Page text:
When I saw an article on Bon Appetit called Chili Colorado is the Greatest Recipe Of All Time last month, I pinned it for later. Usually skeptical of anything touted “of all time,” I’ve had success with Bon Appetit recipes in the past. And this particular magazine seems to have the right balance of taking your cooking up a few notches while remaining pretty feasible for a non-professional cook.
The article is less instructional and more a story of a beloved childhood favorite: Chili Colorado (Colorado as in “red,’ not the State). So I consolidated it into a more readable recipe (below) and started on a kitchen adventure! Here are some good tips I learned along the way.
- Be persnickety when buying chilies. I dug through the bulk bin until I found ones that were not crispy/too dry. They should be pliable like a raisin. If you buy them in bags, squish the bag to test the chilies. Crispy chilies = no flavor.
- I used “pork steaks.” These are pork chops that are not cut from the loin, but rather from the Boston Butt/Shoulder. Since the steaks were cut 1/2” thick, I only had to cut them in 1/2” strips, then cubes. Now if I could buy already cubed, it’d save even more time!
- The pork steaks were $1.77 a pound and buy the chilies from the bulk bin costs less than $2 total. So this was a pretty cost effective meal (especially since I got to use up my homemade chicken stock sitting in the freezer). But saving money means spending more time… from the time I “started” in the kitchen until the time we sat down to eat: 4 hours. A lot of that time was just a simmering pot on the stove, and looking back I could had prepped/done the recipe in a different order to be more efficient. At any rate, this isn’t a “last minute-throw together” meal. Which is fine by me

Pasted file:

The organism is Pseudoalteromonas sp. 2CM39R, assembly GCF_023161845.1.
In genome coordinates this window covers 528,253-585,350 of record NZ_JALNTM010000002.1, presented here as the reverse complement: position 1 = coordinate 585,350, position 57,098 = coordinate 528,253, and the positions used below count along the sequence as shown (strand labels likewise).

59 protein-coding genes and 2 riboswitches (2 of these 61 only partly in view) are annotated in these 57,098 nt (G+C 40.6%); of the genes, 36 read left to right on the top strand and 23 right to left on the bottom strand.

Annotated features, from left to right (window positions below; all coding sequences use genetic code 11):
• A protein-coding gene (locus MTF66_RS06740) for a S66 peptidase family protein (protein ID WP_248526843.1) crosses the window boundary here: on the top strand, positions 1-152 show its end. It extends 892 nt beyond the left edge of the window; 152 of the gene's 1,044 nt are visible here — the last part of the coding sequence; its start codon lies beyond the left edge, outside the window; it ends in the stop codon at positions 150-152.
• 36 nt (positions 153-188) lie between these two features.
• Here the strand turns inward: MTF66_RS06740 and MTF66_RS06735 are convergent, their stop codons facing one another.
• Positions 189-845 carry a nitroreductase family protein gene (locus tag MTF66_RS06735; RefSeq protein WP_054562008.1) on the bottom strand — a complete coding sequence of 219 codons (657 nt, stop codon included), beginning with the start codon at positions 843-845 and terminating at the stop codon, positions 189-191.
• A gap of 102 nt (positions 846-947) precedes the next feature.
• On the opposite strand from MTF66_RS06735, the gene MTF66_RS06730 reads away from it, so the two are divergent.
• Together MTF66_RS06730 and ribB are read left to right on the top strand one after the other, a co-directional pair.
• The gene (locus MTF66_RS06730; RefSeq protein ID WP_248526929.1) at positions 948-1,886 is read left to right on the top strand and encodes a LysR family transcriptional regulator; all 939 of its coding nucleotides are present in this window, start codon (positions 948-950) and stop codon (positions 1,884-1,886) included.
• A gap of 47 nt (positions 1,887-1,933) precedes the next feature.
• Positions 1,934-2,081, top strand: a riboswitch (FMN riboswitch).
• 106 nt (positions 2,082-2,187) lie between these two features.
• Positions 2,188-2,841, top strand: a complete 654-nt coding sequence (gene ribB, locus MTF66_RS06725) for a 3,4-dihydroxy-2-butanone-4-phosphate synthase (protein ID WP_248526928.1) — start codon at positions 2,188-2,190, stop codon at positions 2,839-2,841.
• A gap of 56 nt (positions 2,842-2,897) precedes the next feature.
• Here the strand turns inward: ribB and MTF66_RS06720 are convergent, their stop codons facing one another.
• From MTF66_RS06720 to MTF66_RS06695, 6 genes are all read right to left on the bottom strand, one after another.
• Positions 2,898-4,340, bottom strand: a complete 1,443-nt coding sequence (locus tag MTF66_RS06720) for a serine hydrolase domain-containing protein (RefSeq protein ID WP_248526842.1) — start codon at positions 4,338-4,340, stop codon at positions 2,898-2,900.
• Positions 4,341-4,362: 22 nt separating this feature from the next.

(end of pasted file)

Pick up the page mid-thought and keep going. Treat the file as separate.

- Brown the pork in batches, not all at once. It took me 3 batched. But this way they have room to sear instead of steam. And DON’T stir the pieces around when you put them in the post. Let them sit and sear, and then flip after a few minutes. Remove to a plate and start the next batch.
- Truth: I used all dried herbs spices. Because that is what I had. AND unless you are growing your own herbs, buying fresh can be expensive. Especially for a recipe that is simmering for hours. Save fresh herbs for a finish touch, if you want.
- I started with the chili puree because that is how it was described in the article. next time, I’ll start with the pork, get that simmering away, and then move on t the Chilies (which have to steep for 30 min anyway).
- The article said simmer for 45 min after adding the chili puree. I extended this to an hour. You can tell when it is done because the pot will look saucy, not soupy.
- The pork will be so tender you can barely stab it with a for without it falling apart. Yum!
- This is a heavy dish! There was a comment on the article describing it as such, and I should have taken heed. One scoop of brown rice topped with a scoop of chili colorado, a couple tortillas and some corn on the cob and I was FULL. As in 5 hrs later I still felt that heavy kind of full. Next time, less meat and more light sides… like a salad. Or just use the meat for tacos.
- Nevertheless, I didn’t mind the fell feeling, since I literally knew (and could pronounce) all the foods and ingredients I just ate. Yay home-cooking!
Here is the recipe I de-coded from the article
Chili Colorado Print PDF
Chilies: 5 anchos, 2 pasillas, and 2 guajillos –seed and stem
Cover chilies with 3 cups of boiling chicken stock and steam, 30 minutes
Purée chilies and liquid until smooth
2 pounds of boneless pork shoulder, cut into ½” pieces; season w/ salt and pepper
brown over med-high heat (heavy bottom pot coated in oil)
6 garlic cloves chopped garlic
two bay leaves
tablespoon of ground cumin
2 teaspoons of chopped fresh sage and chopped fresh Mexican oregano
stir for 1 min
5 cups of chicken stock; simmer uncovered for 1 hour
Chile purée and simmer for another 45-60 minutes
The meat should be very tender and the sauce a thick, mahogany-red color.
Season with additional salt and pepper
Serve with with Mexican rice, beans a la charra, and flour tortillas